Saatse Seto Museum

Värska, Estonia

Saatse Seto Museum was opened in the former schoolhouse on 1 July 1974. The renovated museum is small and cosy and it displays the most extensive collection of historical objects in Setomaa. It also includes a large wooden figure of Peko, the god of fertility, created by local artist Renaldo Veeber. The museum possesses a beautiful park spreading over several hectares with a study trail, only a few hundred metres from Russia.

References:

Comments

Your name



Address

Saatse, Värska, Estonia
See all sites in Värska

Details

Founded: 1974
Category: Museums in Estonia
Historical period: Soviet Occupation (Estonia)

Rating

4.9/5 (based on Google user reviews)

User Reviews

Wünsche Martina (3 years ago)
Ein sehr informatives kleines Museum, in dem die Lebensweise der Seto-Bevölkerung gezeigt wird. Interessant ist vor allem die Herkunft und Verbreitung der verschiedenen Völkerschaften, die von Nordostsibirien bis nach Lappland verbreitet sind. Freundliche Museumsmitarbeiter. Die Lage: im südöstlichsten Zipfel von Estland, in unmittelbarer Grenznähe zu Russland.
Jarmo Leinonen (3 years ago)
Hieno museo venäjän rajalla.
Janek Koldekivi (3 years ago)
Eriline muuseum koos väga toreda teenindusega!
Tarmo Pungas (3 years ago)
A very good place to learn about Seto culture. The setting is also fitting: it's very close to the Estonian-Russian border.
Krista Vaikmets (4 years ago)
Superarmas koht ja töötaja, kellel on aega rääkida ja tutvustada setode eluolu
Powered by Google

Featured Historic Landmarks, Sites & Buildings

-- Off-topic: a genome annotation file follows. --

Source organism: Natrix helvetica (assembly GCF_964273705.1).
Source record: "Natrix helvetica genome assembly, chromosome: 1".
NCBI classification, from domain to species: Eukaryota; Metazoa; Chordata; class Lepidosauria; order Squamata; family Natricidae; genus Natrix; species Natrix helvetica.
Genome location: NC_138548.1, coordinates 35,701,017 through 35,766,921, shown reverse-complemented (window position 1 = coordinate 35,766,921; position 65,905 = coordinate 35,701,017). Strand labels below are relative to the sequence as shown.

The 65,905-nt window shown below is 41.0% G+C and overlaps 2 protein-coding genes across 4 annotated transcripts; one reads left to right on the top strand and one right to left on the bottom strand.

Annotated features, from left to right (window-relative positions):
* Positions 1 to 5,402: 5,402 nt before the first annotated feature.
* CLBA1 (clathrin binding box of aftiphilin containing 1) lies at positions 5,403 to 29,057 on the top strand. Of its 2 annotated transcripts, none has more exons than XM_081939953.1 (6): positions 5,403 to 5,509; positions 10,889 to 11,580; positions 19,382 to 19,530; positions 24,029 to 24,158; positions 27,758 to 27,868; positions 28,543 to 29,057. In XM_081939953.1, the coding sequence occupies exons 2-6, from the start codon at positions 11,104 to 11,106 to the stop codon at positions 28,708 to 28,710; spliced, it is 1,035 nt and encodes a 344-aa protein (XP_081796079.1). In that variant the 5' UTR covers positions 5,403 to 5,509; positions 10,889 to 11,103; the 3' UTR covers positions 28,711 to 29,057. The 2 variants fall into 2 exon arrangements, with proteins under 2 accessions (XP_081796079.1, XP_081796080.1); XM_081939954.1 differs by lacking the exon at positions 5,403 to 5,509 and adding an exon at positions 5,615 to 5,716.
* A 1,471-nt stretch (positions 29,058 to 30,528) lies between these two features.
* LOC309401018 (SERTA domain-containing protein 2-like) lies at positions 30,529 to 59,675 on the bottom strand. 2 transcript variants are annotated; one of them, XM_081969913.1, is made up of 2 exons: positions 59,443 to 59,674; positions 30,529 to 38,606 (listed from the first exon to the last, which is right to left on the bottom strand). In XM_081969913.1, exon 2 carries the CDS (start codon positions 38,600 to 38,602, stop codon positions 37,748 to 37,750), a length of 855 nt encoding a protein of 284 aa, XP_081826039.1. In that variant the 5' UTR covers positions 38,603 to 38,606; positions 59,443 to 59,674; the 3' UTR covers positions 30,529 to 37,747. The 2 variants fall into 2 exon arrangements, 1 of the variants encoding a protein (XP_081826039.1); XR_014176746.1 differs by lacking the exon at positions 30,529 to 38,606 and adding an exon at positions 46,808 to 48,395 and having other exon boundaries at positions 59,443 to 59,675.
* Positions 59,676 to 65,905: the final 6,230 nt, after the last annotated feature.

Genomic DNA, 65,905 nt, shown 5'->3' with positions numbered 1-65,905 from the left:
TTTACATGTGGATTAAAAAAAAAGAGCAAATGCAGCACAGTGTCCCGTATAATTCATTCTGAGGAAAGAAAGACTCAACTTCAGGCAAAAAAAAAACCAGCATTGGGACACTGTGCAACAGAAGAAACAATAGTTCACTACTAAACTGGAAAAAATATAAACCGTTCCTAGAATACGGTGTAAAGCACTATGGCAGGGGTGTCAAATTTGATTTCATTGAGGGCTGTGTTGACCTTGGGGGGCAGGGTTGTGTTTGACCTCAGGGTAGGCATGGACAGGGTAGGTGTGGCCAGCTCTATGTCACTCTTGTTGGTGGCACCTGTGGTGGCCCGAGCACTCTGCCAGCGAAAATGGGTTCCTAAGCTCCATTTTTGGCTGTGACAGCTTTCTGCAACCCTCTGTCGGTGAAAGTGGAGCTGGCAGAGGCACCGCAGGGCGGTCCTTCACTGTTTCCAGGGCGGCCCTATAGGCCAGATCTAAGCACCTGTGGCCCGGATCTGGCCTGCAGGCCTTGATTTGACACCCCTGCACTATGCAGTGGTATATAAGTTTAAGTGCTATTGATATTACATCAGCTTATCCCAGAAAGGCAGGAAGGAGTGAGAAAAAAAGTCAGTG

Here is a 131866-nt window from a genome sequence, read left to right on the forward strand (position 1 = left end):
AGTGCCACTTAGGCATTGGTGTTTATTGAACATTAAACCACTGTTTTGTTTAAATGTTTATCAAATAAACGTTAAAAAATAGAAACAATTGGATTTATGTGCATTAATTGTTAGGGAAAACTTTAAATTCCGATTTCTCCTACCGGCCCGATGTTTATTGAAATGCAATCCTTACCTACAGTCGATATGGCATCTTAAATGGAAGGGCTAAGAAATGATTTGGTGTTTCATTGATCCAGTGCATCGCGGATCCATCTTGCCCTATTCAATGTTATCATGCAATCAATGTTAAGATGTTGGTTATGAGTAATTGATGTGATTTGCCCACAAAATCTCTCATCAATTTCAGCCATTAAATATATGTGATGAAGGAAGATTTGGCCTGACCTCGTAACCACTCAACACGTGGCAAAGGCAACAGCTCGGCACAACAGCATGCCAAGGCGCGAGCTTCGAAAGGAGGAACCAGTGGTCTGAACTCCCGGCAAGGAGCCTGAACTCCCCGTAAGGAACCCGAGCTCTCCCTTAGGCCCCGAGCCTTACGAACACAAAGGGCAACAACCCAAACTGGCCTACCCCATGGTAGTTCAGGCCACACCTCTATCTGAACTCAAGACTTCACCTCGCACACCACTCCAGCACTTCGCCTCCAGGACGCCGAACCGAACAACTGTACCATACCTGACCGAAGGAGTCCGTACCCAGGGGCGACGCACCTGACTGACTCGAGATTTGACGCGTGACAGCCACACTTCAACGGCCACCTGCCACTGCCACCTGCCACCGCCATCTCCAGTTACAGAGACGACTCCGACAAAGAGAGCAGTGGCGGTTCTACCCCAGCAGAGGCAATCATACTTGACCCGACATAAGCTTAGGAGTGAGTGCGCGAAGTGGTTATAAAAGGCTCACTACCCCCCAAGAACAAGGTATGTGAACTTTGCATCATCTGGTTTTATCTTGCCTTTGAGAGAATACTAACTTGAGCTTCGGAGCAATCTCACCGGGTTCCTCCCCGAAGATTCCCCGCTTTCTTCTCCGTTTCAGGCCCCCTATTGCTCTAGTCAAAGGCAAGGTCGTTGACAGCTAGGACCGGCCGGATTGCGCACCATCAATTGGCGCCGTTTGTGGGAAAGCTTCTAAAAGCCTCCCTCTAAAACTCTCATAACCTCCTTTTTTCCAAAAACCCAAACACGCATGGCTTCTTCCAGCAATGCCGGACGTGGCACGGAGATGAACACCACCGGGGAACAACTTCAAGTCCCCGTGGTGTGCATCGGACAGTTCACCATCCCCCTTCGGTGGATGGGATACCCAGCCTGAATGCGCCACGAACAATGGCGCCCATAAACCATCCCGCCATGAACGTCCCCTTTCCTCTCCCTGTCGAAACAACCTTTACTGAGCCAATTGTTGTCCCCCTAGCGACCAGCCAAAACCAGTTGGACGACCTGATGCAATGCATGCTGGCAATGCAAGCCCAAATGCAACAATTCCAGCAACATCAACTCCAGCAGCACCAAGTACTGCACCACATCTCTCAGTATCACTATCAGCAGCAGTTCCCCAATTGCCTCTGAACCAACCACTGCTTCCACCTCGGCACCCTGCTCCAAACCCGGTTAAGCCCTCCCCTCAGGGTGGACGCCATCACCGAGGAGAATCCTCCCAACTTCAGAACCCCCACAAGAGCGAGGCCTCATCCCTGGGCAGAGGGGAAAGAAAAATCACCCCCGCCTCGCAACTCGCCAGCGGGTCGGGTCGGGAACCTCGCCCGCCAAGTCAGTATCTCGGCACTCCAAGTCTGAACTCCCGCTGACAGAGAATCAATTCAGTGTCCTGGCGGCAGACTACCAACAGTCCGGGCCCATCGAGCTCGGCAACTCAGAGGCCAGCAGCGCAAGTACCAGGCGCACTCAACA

Historic Site of the week

Royal Palace of Naples

Royal Palace of Naples was one of the four residences near Naples used by the Bourbon Kings during their rule of the Kingdom of the Two Sicilies (1734-1860): the others were the palaces of Caserta, Capodimonte overlooking Naples, and the third Portici, on the slopes of Vesuvius.

Construction on the present building was begun in the 17th century by the architect Domenico Fontana. Intended to house the King Philip III of Spain on a visit never fulfilled to this part of his kingdom, instead it initially housed the Viceroy Fernando Ruiz de Castro, count of Lemos. By 1616, the facade had been completed, and by 1620, the interior was frescoed by Battistello Caracciolo, Giovanni Balducci, and Belisario Corenzio. The decoration of the Royal Chapel of Assumption was not completed until 1644 by Antonio Picchiatti.

In 1734, with the arrival of Charles III of Spain to Naples, the palace became the royal residence of the Bourbons. On the occasion of his marriage to Maria Amalia of Saxony in 1738, Francesco De Mura and Domenico Antonio Vaccaro helped remodel the interior. Further modernization took place under Ferdinand I of the Two Sicilies. In 1768, on the occasion of his marriage to Maria Carolina of Austria, under the direction of Ferdinando Fuga, the great hall was rebuilt and the court theater added. During the second half of the 18th century, a 'new wing' was added, which in 1927 became the Vittorio Emanuele III National Library. By the 18th century, the royal residence was moved to Reggia of Caserta, as that inland town was more defensible from naval assault, as well as more distant from the often-rebellious populace of Naples.

During the Napoleonic occupation the palace was enriched by Joachim Murat and his wife, Caroline Bonaparte, with Neoclassic decorations and furnishings. However, a fire in 1837 damaged many rooms, and required restoration from 1838 to 1858 under the direction of Gaetano Genovese. Further additions of a Party Wing and a Belvedere were made in this period. At the corner of the palace with San Carlo Theatre, a new facade was created that obscured the viceroyal palace of Pedro de Toledo.

In 1922, it was decided to transfer here the contents of the National Library. The transfer of library collections was made by 1925.

The library suffered from bombing during World War II and the subsequent military occupation of the building caused serious damage. Today, the palace and adjacent grounds house the famous Teatro San Carlo, the smaller Teatrino di Corte (recently restored), the Biblioteca Nazionale Vittorio Emanuele III, a museum, and offices, including those of the regional tourist board.